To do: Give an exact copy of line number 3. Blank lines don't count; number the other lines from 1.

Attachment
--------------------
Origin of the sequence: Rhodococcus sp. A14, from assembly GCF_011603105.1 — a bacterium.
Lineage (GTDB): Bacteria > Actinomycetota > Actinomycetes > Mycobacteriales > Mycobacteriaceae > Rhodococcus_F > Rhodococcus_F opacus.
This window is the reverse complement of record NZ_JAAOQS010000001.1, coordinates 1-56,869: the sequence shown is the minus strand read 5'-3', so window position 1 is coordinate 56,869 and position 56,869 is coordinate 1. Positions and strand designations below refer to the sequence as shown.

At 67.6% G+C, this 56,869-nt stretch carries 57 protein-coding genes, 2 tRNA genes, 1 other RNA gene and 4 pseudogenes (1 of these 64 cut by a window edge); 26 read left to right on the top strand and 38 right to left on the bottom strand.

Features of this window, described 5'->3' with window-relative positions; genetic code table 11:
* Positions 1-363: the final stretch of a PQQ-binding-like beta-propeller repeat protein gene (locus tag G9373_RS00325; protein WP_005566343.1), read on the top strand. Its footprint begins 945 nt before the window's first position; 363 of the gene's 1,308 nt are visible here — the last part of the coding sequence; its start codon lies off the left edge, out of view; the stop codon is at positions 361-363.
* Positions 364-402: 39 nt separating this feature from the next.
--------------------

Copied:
This window is the reverse complement of record NZ_JAAOQS010000001.1, coordinates 1-56,869: the sequence shown is the minus strand read 5'-3', so window position 1 is coordinate 56,869 and position 56,869 is coordinate 1. Positions and strand designations below refer to the sequence as shown.